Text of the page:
“I’ve got to knock down shots, keep the defense honest, help Tyrone out by doing that,” said Bird. “I’ve got to play defense, I’ve got to rebound the ball and I’ve got to provide some energy off the bench, be a spark.”
As far as Wallace is concerned, he needs to deal with the collapsing defensive schemes better, when Bird isn’t in the game.
“I feel like I’ve been seeing three or four defenders, but great players find a way to get it done,” he said. “I’ve just got to continue to play, find other ways I can be effective. Maybe, I’m not getting the same shots. I’ve got to find other shots, pull-ups, do something different.”
Finding other ways to affect the game was the topic of a one-on-one meeting Wallace had with Martin earlier this week, in which the head coach reminded Wallace – averaging 18.2 points per game (third in the conference) – that scoring doesn’t have to be the only way the junior can affect a game.
“We talk about a lot. That part of the conversation was, he asked me what my gauge was of a good game. I told him, ‘When I’m able to get to my averages and continue to help the team,’ and he said, ‘You can’t effect how shots are going in, but you can always defend, rebound and play hard,’ and I just have to take what the defense gives me,” Wallace said.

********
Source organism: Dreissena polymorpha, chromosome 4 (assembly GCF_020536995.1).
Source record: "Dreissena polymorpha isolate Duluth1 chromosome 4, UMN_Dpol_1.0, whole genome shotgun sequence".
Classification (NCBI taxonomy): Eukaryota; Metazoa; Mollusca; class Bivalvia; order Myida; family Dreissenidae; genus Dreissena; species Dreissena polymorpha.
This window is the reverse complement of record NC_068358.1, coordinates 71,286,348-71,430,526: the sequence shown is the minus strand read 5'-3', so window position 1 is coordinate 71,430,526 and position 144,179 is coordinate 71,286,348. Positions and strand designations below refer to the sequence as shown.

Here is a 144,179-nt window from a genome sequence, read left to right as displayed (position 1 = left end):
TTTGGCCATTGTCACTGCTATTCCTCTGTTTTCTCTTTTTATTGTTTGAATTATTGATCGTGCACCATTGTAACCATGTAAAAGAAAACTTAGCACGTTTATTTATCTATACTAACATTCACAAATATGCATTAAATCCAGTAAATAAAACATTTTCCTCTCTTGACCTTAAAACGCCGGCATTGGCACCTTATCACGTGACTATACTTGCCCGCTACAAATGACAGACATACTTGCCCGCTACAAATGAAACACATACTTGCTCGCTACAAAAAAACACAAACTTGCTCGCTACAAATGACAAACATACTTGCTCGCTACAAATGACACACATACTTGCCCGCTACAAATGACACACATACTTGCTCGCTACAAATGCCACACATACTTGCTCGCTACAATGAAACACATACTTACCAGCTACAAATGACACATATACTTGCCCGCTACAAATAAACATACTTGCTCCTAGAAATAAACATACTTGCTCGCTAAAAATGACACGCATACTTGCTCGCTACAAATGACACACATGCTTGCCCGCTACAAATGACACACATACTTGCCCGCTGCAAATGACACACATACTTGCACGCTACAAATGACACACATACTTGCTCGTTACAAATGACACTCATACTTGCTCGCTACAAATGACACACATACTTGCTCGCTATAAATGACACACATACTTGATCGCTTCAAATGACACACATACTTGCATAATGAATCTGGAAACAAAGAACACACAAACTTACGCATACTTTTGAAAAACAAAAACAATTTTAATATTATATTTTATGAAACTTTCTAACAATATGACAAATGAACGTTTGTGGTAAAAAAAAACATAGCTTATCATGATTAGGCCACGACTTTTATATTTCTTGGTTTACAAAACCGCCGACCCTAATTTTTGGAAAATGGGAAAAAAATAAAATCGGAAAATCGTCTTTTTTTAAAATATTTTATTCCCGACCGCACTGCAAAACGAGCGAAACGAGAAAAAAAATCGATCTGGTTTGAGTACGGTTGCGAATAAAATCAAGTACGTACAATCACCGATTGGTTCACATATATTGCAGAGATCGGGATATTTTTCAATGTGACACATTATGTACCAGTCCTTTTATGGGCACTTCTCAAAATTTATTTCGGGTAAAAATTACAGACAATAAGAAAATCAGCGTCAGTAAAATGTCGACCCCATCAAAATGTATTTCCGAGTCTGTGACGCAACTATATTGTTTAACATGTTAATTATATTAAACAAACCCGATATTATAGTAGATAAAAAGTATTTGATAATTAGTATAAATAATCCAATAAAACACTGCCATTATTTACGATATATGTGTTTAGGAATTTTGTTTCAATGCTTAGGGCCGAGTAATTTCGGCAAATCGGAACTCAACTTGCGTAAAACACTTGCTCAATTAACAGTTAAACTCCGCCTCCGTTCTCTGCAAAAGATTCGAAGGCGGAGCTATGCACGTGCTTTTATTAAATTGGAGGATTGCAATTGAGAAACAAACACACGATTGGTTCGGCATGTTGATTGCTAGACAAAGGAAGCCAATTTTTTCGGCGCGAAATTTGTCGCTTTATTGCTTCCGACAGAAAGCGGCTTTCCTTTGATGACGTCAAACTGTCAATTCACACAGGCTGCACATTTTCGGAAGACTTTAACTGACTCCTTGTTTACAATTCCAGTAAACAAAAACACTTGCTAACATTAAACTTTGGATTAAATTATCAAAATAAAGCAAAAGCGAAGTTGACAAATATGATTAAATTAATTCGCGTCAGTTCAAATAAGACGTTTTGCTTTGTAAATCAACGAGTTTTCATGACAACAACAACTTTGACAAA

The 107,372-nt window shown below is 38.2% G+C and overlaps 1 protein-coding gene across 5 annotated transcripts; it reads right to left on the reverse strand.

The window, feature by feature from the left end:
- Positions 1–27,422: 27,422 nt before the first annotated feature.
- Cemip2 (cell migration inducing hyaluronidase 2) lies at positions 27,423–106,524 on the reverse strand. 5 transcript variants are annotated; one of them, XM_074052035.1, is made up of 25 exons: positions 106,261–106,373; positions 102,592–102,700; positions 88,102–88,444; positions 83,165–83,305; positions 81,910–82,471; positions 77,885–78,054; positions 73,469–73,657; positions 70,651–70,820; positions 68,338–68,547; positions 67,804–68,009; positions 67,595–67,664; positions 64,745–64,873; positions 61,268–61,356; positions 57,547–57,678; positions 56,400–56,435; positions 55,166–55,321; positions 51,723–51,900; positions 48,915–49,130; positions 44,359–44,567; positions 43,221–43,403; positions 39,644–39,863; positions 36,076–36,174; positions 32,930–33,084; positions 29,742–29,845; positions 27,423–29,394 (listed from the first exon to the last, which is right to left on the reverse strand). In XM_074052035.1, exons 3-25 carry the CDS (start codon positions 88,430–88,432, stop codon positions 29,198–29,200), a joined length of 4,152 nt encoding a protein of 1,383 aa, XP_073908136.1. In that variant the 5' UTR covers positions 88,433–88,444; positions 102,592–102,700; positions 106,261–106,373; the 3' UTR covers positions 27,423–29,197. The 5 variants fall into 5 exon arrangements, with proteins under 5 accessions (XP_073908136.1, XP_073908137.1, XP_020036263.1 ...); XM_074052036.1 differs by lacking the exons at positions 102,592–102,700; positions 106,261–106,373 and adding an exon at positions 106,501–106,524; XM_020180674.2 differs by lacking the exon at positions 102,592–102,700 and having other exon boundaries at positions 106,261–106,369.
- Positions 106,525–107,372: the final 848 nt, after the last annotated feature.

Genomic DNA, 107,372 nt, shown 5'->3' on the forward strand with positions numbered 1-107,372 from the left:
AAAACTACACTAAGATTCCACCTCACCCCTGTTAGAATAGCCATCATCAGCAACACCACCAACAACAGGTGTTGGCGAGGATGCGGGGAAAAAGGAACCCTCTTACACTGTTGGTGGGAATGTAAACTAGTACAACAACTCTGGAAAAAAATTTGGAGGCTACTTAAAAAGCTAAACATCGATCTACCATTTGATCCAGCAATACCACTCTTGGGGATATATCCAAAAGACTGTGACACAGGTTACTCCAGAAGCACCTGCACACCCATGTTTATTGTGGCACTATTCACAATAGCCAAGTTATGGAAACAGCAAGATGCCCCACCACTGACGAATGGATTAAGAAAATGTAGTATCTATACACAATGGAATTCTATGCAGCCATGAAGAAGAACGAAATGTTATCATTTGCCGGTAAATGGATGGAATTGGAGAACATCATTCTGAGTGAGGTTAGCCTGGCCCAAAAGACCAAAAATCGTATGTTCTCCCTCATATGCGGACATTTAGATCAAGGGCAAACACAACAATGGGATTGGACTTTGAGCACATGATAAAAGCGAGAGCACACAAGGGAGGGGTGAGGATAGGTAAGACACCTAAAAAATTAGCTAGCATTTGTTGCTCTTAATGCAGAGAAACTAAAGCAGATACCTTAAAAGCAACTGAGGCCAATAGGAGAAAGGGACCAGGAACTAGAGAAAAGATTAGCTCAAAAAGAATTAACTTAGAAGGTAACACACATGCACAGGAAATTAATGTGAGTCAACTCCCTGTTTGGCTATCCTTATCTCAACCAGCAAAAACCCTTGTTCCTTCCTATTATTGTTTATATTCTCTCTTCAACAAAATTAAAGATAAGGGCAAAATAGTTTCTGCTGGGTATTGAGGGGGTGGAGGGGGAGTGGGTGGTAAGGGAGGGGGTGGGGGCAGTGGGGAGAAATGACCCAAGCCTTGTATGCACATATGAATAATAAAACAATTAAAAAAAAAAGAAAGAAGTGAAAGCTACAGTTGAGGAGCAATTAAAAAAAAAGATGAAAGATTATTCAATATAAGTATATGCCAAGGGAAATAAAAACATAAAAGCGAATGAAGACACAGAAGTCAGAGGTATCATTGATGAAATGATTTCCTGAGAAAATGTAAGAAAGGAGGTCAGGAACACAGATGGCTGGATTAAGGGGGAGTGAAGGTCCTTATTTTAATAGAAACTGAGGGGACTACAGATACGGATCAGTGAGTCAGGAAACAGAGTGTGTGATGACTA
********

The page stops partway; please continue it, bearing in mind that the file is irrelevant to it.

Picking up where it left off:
One of those ways is passing. With Bird in the game, Wallace has one more viable scoring option besides himself and Jordan Mathews, who’s pacing the league in conference play scoring, averaging 23.8 points per game.
“I think, for him, there might not be as many shots, but more assists, because now, guys are open, and he has to find guys,” Martin said. “I thought he did a great job in the last game of really trying to find guys, forcing himself to find open guys, even though they might not have been there. I thought he made decisions to really get those guys the ball, because the more he does that, and the more those guys are ready – more the bigs, than anything – ready to catch it, shoot, make plays around the rim, eases it up for him.”